Countering Crooke

Last month, I shared a Washington podium with Alastair Crooke, a former British diplomat and intelligence operative who’s become a champion of “peaceful dialogue” with Hamas and Hezbollah. (Here’s a Haaretz report on his meetings with these guys in Beirut, here’s another from the Daily Star, here’s a third from the Forward, and a fourth from the New Statesman.) Crooke belongs to that band of intelligence types who ran the Afghan jihadists against the Soviets (he was the first secretary at the British embassy in Islamabad in the 1980s). He and his colleagues in his “Conflicts Forum” would like another shot at stroking extremists to get them to do our bidding.

I’ve posted my panel remarks over at Sandstorm. I’ve resigned myself to engagement by Western governments with certain Islamists, and I don’t care if do-gooders (or do-badders) like Crooke muck around with the worst of them. But as you’ll see from my presentation, I’m dead-set against any U.S. move that would legitimate Hamas and Hezbollah–two groups that cling to jihadist premises, plot terrorist acts, and operate as armed militias. Alas, it now looks like the Bush administration is willing to roll the dice on Abu Mazen’s idea of coopting Hamas through elections, and Israel has had to fall in line. I don’t expect any good to come of this, and a strong Hamas showing will kill off the already-weak prospects for renewed Israeli-Palestinian negotiations. Read the full entry for my full argument.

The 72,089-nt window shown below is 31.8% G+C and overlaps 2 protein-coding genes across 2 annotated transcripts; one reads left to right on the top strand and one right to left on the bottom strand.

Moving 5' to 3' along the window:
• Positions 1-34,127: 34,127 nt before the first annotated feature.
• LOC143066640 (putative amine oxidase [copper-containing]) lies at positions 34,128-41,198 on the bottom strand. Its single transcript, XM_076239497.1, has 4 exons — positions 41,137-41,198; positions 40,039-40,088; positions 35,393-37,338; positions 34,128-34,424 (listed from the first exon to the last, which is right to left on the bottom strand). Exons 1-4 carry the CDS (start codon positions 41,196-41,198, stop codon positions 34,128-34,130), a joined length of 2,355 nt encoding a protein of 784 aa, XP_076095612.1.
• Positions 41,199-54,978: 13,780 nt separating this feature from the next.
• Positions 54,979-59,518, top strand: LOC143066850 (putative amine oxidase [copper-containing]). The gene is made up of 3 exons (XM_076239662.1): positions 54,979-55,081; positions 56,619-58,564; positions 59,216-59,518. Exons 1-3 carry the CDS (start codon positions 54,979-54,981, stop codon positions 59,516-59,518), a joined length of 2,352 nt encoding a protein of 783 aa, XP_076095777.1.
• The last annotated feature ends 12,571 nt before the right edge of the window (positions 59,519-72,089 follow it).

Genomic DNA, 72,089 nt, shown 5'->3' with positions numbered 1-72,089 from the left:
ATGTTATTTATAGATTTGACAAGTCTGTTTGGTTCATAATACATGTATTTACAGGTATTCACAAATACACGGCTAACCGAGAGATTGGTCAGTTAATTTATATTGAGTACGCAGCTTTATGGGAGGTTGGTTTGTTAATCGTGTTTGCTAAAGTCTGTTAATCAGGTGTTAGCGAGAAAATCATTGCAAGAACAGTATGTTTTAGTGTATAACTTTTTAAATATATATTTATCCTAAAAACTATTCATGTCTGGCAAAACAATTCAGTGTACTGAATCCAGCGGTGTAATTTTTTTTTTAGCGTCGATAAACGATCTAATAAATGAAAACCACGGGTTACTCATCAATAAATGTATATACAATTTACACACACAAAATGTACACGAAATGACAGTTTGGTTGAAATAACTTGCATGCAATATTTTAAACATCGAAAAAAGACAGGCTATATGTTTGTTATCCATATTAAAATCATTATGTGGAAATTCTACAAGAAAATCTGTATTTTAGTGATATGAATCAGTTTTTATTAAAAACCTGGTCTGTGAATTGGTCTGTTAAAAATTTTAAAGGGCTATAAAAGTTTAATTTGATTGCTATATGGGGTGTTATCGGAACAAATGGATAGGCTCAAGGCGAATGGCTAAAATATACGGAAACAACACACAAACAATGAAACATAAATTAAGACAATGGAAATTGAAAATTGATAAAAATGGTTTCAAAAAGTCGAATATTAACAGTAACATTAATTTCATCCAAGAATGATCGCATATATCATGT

Update: I go back and forth with Abu Aardvark about this entry.